Published in IoT

Oculus nicked our ideas claims ZeniMax

by on17 January 2017

John Carmack misappropriated VR and destroyed evidence

The parent company of Bethesda Softworks and Id Software has told a court that John Carmack and others at Oculus stole trade secrets from their company and then destroyed evidence.

ZeniMax Media claims that virtual reality technology was first developed while Carmack was working at Id Software. What's more, ZeniMax is now accusing Oculus of "intentional destruction of evidence to cover up its wrongdoing".

Ars Technica said that despite the fact that the case is being held in Texas, it is not a low level patent trolling. Mark Zuckerberg, CEO of Oculus parent company Facebook, is scheduled to be in the dock too..

ZeniMax said that it has evidence for the theft of trade secrets and highly confidential information, including computer code. ZeniMax will also present evidence of the defendants' intentional destruction of evidence to cover up their wrongdoing.

ZeniMax's statement comes after Carmack testified at trial last week, saying the case was "ridiculous and absurd". His testimony echoed Oculus' initial reaction when ZeniMax's accusations first surfaced in 2014.

According to ZeniMax, Carmack, while still an employee at Id Software, "designed the specifications and functionality embodied in the Rift SDK and directed its development".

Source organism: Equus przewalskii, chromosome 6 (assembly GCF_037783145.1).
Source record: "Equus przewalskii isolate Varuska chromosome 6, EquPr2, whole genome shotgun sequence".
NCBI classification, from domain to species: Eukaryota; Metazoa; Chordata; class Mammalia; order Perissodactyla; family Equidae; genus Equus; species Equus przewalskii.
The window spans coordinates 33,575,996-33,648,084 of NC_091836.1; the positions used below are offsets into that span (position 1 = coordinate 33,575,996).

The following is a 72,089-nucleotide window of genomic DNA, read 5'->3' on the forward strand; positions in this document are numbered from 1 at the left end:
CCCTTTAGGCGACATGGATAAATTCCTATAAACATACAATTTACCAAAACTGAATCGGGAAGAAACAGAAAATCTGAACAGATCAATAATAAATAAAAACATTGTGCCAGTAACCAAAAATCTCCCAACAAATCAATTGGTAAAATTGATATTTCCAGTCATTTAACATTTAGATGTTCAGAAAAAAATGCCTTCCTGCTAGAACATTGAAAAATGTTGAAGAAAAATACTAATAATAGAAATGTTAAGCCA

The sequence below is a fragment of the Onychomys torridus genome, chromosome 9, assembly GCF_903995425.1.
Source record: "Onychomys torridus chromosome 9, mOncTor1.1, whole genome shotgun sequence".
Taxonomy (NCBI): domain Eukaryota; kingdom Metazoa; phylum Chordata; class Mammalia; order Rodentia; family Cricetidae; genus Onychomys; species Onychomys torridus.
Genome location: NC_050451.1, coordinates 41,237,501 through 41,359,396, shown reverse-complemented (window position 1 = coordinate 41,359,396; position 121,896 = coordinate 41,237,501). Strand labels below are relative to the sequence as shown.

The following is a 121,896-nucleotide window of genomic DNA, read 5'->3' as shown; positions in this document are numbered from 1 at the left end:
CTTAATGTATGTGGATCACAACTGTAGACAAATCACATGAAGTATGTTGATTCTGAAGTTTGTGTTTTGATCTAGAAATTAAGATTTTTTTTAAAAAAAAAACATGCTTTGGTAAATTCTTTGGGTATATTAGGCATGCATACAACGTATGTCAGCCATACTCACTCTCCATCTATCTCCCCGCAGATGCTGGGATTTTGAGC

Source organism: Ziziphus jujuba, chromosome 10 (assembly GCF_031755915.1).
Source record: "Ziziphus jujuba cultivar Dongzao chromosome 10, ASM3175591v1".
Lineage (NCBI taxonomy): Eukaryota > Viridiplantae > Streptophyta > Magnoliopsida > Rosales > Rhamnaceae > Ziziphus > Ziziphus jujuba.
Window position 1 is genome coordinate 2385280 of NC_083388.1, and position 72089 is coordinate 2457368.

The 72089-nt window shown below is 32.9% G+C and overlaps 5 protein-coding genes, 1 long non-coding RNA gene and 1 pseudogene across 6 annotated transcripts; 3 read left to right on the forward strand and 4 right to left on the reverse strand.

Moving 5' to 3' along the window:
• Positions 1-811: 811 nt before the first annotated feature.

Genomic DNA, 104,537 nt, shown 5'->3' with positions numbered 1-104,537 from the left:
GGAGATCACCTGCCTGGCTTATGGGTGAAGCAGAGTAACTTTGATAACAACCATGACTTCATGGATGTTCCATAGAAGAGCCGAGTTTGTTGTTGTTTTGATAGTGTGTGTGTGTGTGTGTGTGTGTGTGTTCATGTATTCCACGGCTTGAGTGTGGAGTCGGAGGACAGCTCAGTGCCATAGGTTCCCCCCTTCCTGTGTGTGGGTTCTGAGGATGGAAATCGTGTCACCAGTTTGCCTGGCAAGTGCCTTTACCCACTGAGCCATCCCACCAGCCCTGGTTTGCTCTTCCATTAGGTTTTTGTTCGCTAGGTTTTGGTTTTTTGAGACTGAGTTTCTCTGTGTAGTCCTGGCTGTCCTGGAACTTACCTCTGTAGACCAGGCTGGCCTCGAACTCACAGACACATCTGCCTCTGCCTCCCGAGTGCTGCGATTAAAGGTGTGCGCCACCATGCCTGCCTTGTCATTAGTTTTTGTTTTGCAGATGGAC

Carmack's technology and guidance allegedly "literally transformed" Oculus founder Palmer Luckey's early Rift prototype from a "primitive virtual reality headset" that was "little more than a display panel".

But Carmack allegedly used "copyrighted computer code, trade secret information, and technical know-how" from his time at ZeniMax after he moved to Oculus as CTO in 2013.

At the time Luckey lacked the training, expertise, resources, or know-how to create commercially viable VR technology and he only had rudimentary programming skills. He relied on ZeniMax's computer program code and games to demonstrate the prototype Rift.

Carmack told the court of his development of a virtual reality demo for Doom 3 in 2012 and his search for a VR headset that would be suitable to run it. That's when he says he got in touch with Luckey, leading to the now legendary E3 2012 demo that introduced Oculus to the public.

Carmack told the court that ZeniMax initially agreed to share code with Oculus to both companies' mutual benefit, negotiations for ZeniMax to get an ownership stake in the nascent VR firm fell apart.

He said that he was told to stop working on virtual reality, which he considered "very poor" and led him to leave for Oculus. He admitted copying thousands of e-mails to a personal hard drive on his last day working for ZeniMax, he testified that he didn't use this code while at Oculus. Carmack claims he rewrote the technology used in the Rift and Gear VR headsets from scratch and that the code he had written at ZeniMax wouldn't even work in the current Oculus headsets.

ZeniMax wants $2 billion in damages, which was how much Facebook paid for Oculus in 2014. The trial is expected to last three weeks.

Last modified on 17 January 2017
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